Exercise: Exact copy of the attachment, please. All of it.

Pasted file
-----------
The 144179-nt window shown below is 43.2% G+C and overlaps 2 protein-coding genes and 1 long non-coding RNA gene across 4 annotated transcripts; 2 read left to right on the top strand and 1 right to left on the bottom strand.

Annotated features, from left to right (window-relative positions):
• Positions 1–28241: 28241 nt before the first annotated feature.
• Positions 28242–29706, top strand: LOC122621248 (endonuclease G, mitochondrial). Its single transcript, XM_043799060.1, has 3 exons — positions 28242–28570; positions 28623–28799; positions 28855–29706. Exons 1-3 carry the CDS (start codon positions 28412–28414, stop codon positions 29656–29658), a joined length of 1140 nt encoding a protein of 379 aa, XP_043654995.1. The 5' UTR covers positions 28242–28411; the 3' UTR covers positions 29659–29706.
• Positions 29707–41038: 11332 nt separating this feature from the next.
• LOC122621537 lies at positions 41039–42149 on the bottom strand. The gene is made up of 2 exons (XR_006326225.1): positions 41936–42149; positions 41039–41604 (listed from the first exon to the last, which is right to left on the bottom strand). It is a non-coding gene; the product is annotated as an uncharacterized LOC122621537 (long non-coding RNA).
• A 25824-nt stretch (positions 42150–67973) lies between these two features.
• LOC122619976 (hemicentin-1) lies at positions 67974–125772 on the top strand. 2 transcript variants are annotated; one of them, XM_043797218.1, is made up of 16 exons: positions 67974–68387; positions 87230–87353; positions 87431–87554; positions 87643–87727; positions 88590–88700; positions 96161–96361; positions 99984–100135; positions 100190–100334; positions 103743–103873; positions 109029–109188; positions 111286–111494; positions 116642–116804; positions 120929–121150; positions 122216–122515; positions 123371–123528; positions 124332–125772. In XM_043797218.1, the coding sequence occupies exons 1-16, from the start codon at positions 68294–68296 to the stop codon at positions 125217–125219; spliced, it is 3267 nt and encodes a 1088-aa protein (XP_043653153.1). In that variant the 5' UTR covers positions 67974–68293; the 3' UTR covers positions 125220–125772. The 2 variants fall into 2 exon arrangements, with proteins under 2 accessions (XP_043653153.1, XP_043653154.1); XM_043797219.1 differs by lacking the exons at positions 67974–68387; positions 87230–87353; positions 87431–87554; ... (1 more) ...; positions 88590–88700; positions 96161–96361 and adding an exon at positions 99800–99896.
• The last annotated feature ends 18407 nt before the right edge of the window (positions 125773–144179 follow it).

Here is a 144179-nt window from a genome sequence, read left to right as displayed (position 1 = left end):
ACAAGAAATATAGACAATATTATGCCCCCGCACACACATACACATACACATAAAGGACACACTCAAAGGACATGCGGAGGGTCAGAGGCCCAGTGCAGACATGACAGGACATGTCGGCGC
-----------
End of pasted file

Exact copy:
The 144179-nt window shown below is 43.2% G+C and overlaps 2 protein-coding genes and 1 long non-coding RNA gene across 4 annotated transcripts; 2 read left to right on the top strand and 1 right to left on the bottom strand.

Annotated features, from left to right (window-relative positions):
• Positions 1–28241: 28241 nt before the first annotated feature.
• Positions 28242–29706, top strand: LOC122621248 (endonuclease G, mitochondrial). Its single transcript, XM_043799060.1, has 3 exons — positions 28242–28570; positions 28623–28799; positions 28855–29706. Exons 1-3 carry the CDS (start codon positions 28412–28414, stop codon positions 29656–29658), a joined length of 1140 nt encoding a protein of 379 aa, XP_043654995.1. The 5' UTR covers positions 28242–28411; the 3' UTR covers positions 29659–29706.
• Positions 29707–41038: 11332 nt separating this feature from the next.
• LOC122621537 lies at positions 41039–42149 on the bottom strand. The gene is made up of 2 exons (XR_006326225.1): positions 41936–42149; positions 41039–41604 (listed from the first exon to the last, which is right to left on the bottom strand). It is a non-coding gene; the product is annotated as an uncharacterized LOC122621537 (long non-coding RNA).
• A 25824-nt stretch (positions 42150–67973) lies between these two features.
• LOC122619976 (hemicentin-1) lies at positions 67974–125772 on the top strand. 2 transcript variants are annotated; one of them, XM_043797218.1, is made up of 16 exons: positions 67974–68387; positions 87230–87353; positions 87431–87554; positions 87643–87727; positions 88590–88700; positions 96161–96361; positions 99984–100135; positions 100190–100334; positions 103743–103873; positions 109029–109188; positions 111286–111494; positions 116642–116804; positions 120929–121150; positions 122216–122515; positions 123371–123528; positions 124332–125772. In XM_043797218.1, the coding sequence occupies exons 1-16, from the start codon at positions 68294–68296 to the stop codon at positions 125217–125219; spliced, it is 3267 nt and encodes a 1088-aa protein (XP_043653153.1). In that variant the 5' UTR covers positions 67974–68293; the 3' UTR covers positions 125220–125772. The 2 variants fall into 2 exon arrangements, with proteins under 2 accessions (XP_043653153.1, XP_043653154.1); XM_043797219.1 differs by lacking the exons at positions 67974–68387; positions 87230–87353; positions 87431–87554; ... (1 more) ...; positions 88590–88700; positions 96161–96361 and adding an exon at positions 99800–99896.
• The last annotated feature ends 18407 nt before the right edge of the window (positions 125773–144179 follow it).

Here is a 144179-nt window from a genome sequence, read left to right as displayed (position 1 = left end):
ACAAGAAATATAGACAATATTATGCCCCCGCACACACATACACATACACATAAAGGACACACTCAAAGGACATGCGGAGGGTCAGAGGCCCAGTGCAGACATGACAGGACATGTCGGCGC